- Writing an important proposal for a brand-new program or project for a new foundation funder: $2,500 to $6,000 (average range).
- Developing a “template” grant proposal for an organization or project/program that can be easily adapted for different donors: $3,000 to $6,000 (average range).
- Managing and writing a large and complex federal grant: $8,000 to $10,000 (average range).
Project-based grant writing can be especially valuable for organizations that have some internal fundraising capacity but lack specialized grant writing expertise. It can also be helpful for newer nonprofits that are pursuing their first grant funding.
Project-based work will have a clear and defined scope—and it does not necessarily imply a long-term engagement. For example, you wouldn’t expect a grant writer crafting a template proposal to also guide you with grants management or advise on donor cultivation.
Grant writer retainers
If a nonprofit is looking for long-term, hands-on grant support, that’s where retainers come into play.
A grant writer working on retainer commits to holding a certain number of hours each month for a nonprofit client. In exchange, the nonprofit agrees to pay a grant writer a set fee each month. Most retainer agreements are for 6-12 months.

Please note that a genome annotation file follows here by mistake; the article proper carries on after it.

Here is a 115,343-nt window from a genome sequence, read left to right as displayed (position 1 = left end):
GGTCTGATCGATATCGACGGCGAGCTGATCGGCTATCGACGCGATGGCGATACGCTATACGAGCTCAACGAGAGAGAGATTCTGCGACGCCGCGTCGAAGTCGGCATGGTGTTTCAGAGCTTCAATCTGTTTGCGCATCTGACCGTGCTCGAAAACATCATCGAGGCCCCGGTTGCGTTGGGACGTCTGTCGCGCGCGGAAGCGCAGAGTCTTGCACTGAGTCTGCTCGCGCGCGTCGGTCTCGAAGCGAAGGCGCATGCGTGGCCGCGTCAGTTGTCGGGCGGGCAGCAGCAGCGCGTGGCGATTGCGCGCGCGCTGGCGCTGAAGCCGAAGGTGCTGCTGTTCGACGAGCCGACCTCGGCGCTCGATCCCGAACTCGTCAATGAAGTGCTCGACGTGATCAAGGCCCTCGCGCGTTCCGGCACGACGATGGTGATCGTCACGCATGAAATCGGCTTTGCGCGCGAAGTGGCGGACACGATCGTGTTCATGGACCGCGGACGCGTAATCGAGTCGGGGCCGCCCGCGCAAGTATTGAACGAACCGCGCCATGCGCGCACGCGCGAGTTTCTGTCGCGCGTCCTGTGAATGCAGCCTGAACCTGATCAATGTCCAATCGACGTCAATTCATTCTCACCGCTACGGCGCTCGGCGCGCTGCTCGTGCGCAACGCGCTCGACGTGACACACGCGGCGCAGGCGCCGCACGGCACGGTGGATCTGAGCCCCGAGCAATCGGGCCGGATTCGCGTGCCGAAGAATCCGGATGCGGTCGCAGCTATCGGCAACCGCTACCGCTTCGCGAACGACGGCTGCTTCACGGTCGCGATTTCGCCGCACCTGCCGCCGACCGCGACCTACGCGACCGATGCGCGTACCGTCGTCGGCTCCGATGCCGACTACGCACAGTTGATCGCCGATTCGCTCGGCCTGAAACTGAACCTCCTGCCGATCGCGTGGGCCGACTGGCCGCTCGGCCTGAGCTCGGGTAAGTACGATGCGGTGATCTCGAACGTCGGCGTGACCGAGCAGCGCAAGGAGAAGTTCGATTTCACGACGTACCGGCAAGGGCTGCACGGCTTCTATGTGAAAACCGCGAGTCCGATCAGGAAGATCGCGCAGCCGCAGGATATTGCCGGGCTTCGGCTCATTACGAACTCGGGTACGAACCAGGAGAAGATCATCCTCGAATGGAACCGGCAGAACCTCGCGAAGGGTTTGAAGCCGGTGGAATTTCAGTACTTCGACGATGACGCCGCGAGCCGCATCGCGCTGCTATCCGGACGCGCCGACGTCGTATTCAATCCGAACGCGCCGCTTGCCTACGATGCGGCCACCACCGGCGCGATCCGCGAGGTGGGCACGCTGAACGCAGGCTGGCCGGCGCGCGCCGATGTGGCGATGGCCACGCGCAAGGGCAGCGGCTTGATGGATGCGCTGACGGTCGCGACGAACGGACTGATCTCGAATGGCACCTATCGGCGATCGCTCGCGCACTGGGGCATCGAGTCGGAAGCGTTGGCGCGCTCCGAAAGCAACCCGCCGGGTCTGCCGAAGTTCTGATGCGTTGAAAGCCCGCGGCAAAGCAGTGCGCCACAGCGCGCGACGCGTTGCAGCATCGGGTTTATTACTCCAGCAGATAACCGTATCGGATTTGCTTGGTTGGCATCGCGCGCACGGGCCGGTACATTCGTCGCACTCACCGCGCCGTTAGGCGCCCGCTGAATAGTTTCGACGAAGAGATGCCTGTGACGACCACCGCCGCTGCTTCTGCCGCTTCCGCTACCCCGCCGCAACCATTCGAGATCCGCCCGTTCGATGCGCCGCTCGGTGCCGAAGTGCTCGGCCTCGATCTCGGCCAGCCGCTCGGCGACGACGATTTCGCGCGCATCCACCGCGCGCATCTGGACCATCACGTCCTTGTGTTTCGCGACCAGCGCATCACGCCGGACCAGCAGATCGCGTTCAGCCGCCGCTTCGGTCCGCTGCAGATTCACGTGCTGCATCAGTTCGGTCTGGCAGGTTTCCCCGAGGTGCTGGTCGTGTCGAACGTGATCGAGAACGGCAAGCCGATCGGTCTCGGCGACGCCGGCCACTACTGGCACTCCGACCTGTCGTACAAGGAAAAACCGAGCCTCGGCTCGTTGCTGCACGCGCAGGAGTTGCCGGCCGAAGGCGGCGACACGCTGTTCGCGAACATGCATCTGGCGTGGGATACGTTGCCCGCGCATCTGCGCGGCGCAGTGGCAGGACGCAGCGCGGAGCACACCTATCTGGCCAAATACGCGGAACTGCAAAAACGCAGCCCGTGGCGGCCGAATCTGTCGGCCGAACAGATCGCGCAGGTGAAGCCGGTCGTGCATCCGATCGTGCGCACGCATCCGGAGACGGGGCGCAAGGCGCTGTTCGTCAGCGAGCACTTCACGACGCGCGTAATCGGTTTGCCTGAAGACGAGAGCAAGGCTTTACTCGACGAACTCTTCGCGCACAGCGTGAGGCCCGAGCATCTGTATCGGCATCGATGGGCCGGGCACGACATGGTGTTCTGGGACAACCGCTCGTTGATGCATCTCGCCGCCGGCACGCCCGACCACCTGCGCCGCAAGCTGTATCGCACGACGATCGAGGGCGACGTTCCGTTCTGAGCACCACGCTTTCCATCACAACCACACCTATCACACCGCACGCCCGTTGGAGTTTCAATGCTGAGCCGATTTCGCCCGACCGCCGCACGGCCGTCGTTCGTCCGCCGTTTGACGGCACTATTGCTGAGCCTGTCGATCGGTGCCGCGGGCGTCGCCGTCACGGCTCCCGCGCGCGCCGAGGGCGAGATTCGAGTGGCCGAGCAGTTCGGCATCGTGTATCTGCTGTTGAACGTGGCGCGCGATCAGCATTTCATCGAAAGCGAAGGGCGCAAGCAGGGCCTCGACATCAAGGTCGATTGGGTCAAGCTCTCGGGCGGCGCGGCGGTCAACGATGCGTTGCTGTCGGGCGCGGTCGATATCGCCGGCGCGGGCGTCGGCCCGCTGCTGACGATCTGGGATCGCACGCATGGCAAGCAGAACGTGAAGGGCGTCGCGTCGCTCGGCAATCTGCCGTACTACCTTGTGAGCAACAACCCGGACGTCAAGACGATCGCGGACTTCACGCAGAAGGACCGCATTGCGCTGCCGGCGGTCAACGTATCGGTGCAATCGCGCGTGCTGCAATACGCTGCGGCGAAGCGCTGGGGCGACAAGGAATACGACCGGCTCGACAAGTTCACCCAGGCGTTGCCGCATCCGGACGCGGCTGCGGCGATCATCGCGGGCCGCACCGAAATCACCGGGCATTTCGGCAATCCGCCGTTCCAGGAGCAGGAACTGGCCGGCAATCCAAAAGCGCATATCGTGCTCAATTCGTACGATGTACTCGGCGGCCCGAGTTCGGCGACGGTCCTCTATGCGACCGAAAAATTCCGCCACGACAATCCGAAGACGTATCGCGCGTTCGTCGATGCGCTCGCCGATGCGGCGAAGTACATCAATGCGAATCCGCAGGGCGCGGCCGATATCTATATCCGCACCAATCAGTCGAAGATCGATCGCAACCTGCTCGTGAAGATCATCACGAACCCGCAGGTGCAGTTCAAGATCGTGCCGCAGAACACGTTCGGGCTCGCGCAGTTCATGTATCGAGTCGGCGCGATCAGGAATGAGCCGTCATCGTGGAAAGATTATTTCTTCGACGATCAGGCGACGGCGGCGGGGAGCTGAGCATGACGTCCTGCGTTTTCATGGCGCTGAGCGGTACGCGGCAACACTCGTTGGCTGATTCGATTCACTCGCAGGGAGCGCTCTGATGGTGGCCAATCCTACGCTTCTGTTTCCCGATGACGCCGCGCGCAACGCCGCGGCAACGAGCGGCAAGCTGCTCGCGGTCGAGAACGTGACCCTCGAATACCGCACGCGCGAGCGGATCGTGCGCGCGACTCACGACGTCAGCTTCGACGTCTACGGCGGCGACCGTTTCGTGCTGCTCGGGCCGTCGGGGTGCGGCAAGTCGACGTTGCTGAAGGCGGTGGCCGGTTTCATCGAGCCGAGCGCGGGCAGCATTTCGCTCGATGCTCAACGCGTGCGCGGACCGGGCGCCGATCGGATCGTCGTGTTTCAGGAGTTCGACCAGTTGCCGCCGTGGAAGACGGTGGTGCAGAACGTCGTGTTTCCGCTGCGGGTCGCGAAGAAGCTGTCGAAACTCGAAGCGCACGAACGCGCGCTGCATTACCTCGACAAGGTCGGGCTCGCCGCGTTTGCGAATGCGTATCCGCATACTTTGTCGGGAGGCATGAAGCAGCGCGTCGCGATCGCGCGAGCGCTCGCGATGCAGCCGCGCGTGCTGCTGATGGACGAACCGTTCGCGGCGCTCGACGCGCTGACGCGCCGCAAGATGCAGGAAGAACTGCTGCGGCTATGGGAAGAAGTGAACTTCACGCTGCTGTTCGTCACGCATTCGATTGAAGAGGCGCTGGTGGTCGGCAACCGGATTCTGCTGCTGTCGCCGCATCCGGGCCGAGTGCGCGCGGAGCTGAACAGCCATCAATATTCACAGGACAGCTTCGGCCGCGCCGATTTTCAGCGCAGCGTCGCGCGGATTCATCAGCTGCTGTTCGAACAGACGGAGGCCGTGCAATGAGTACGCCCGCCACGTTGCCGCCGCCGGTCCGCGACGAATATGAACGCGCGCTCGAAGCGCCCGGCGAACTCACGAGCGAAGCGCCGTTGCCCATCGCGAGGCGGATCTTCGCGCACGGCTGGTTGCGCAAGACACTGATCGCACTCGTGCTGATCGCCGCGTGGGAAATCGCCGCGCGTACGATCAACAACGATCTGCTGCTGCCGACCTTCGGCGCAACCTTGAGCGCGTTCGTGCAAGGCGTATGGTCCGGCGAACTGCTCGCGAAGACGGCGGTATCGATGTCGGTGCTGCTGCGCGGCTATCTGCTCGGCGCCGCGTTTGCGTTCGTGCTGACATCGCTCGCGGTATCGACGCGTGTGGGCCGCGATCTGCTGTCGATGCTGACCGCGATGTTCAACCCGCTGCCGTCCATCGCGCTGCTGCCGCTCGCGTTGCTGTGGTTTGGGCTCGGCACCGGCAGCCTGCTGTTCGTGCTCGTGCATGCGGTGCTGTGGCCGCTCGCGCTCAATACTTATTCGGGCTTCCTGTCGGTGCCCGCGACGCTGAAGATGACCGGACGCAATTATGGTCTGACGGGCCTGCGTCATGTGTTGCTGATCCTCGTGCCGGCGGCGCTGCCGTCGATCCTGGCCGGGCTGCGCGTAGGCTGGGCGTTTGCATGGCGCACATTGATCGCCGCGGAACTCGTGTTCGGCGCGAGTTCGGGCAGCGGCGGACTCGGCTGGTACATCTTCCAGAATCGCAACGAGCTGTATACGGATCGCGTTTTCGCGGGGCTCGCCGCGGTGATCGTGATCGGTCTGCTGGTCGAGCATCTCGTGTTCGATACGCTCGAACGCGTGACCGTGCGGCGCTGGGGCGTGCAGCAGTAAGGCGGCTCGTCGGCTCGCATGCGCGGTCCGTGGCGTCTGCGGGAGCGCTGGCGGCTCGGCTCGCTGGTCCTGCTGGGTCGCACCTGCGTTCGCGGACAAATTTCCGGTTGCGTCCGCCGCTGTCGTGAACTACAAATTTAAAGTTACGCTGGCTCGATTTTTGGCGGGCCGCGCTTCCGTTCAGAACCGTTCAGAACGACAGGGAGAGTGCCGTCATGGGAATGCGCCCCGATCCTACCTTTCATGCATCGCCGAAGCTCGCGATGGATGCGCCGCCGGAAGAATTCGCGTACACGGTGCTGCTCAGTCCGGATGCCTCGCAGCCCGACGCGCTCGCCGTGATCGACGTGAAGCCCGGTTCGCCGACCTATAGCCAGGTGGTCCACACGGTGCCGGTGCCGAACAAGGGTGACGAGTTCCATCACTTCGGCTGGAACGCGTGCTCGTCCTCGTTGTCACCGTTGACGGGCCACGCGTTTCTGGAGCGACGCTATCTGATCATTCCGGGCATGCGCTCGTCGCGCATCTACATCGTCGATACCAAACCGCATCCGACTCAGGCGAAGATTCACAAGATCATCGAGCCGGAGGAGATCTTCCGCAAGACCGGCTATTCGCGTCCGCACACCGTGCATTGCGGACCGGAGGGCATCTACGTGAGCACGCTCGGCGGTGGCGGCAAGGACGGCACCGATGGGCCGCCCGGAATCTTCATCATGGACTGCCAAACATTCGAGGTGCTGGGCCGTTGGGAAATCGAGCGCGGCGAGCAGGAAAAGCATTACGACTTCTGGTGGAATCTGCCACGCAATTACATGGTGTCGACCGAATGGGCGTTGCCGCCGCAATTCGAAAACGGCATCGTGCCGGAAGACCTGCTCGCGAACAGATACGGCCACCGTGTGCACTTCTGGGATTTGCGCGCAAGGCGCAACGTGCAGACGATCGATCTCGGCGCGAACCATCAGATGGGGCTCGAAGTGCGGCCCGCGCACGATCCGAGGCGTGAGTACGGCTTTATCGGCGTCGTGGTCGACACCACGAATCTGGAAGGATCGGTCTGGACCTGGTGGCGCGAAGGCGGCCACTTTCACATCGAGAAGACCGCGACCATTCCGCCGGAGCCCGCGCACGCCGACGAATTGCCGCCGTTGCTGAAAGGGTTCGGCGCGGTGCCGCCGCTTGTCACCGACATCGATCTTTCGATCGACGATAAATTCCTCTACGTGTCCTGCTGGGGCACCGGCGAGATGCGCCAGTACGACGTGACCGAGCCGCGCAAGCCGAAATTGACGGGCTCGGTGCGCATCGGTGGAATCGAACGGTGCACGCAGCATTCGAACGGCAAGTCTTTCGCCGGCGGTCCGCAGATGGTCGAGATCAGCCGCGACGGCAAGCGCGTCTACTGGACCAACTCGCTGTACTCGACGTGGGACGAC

A retainer can benefit both consultants and nonprofits:
For nonprofits, a retainer can help with budgeting and getting a broader range of grant funding support. Most grant writers working on retainer are proven professionals. As a nonprofit, you’re getting access to expert writing and fundraising advice at a fraction of the cost it would take to hire the same person full-time. Depending on the agreed-upon scope, grant writers on retainer may also be open to providing other fundraising support, such as managing grant deadlines, conducting prospect research, and reviewing and editing materials written by staff members (such as grant reports or donor emails).
For consultants, a retainer provides steady, reliable monthly income and a long-term commitment. A retainer also allows consultants to work more closely with one steady client—which means they can often complete the work more quickly. Because a retainer is a set monthly payment, as a grant writer becomes more efficient, they don’t lose income (as they might when charging hourly rates). Many grant consultants value the opportunity to help organizations grow through grant funding.
Tips for Grant Writing Services Pricing
If you’re a grant consultant, pricing is paramount. You need to consider your market, your experience, and the type of work you do.
- Decide in advance what grant consulting work you want to do and how you prefer to work with clients. Otherwise, you may end up pulled into work you do not enjoy.
- Consider timelines for grant deadlines. How much do you ideally need for a grant proposal? At Funding for Good, we realized early on that we needed a 4-6-week window before a grant was due. For tighter deadlines, it’s perfectly reasonable to charge rush fees.
- Value your work—and others will too. A lot of nonprofit consultants focus first on what the market will bear, rather than the value our services provide.
Working with Grant Writing Consultants